Additionally, Arkansas courts apply a rule called modified comparative fault—also known as modified comparative negligence—if the accident victim bears some fault in causing the accident. For example, the trucking company may be found 80% at fault, and the injured party may be found 20% at fault. If, hypothetically, the total damages in the case are $100,000.00, the trucking company with 80% of the fault would be responsible for paying $80,000.00, while the $20,000.00 for which you as the injured party bear responsibility would be deducted.
The modified comparative fault rule only applies if the injured party is found to be 49% or less at fault for the accident. If the injured party is found to be 50% at fault or greater, the injured party will be barred from recovering damages from the other party.
Is It True Commercial Vehicles Or Semi-Trucks Tend To Have Significantly Larger Insurance Policy Limits Than Individual Motorists?
Commercial vehicles and semi-trucks tend to have significantly larger insurance policies than individual motorists. There is a federal law that requires a minimum amount of insurance coverage for commercial vehicles and semi-trucks that is substantially more than any law that Arkansas requires. Additionally, as a general good business practice, most trucking companies carry liability coverage that exceeds the federal minimum requirement. If you’re devastatingly injured in an accident, there is a greater chance you’ll get full compensation from a trucking case than you will from a motor vehicle case because of the vast difference in the insurance limits that are required to be carried for each vehicle.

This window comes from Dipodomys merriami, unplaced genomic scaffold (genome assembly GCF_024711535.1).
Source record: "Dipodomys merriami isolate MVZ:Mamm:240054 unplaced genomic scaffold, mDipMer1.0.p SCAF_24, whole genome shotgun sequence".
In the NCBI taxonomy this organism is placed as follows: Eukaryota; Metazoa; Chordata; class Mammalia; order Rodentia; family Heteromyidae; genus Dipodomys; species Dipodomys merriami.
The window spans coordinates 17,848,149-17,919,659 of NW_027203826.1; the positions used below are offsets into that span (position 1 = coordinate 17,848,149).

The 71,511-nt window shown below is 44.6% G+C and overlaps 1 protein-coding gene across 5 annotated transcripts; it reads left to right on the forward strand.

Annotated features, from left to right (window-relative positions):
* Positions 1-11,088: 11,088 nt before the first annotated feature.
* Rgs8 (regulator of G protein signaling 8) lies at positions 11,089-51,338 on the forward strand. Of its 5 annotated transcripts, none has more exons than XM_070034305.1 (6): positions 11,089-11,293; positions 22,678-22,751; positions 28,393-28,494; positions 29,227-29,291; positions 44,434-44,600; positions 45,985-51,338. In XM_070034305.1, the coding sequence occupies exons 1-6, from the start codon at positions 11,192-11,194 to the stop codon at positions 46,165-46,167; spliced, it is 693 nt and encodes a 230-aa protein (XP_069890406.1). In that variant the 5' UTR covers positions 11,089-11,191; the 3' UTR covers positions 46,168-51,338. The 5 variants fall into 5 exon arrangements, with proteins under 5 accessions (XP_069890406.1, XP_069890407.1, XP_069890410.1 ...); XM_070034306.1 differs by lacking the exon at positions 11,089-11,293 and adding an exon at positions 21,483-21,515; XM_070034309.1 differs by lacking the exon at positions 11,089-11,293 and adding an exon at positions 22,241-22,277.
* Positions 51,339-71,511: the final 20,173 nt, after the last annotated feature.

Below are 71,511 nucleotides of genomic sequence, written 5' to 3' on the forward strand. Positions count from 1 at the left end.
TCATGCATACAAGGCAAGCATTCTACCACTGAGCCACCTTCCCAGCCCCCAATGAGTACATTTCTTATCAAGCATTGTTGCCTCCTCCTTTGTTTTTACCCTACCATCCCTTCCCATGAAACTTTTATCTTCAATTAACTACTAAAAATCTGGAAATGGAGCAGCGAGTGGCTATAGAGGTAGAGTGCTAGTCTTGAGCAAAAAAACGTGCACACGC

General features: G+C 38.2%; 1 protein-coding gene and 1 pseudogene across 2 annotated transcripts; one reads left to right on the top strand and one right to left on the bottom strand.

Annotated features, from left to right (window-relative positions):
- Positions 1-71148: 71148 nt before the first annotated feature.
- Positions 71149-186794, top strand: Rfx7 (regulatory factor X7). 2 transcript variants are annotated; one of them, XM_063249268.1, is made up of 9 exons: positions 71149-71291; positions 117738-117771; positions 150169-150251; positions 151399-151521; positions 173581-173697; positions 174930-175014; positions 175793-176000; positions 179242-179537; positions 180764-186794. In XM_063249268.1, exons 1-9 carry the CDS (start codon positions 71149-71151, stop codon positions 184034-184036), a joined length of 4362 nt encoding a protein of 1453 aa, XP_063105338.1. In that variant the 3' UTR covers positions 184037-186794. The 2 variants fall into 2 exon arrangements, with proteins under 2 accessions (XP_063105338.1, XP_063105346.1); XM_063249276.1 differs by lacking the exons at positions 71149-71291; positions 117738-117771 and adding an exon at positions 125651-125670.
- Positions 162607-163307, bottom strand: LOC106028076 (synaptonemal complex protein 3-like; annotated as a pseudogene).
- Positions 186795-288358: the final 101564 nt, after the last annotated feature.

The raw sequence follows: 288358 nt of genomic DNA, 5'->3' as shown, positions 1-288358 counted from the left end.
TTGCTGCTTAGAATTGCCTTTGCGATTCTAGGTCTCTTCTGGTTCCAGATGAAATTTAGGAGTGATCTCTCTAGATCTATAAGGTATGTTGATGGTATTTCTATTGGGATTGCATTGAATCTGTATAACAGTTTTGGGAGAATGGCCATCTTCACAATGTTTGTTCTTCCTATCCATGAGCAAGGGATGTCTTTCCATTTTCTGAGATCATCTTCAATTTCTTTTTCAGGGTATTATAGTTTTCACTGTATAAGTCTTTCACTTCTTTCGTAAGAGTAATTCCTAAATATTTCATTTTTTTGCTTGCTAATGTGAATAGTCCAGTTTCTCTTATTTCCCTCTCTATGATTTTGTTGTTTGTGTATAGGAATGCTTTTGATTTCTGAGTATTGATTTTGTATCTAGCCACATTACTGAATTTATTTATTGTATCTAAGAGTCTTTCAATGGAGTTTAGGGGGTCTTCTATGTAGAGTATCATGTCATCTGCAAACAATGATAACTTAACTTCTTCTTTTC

Of course, you also have potential multiple insurance policies depending on the structure of the relationships between the tractor, the trailer, and anybody else who might have a piece of the ownership.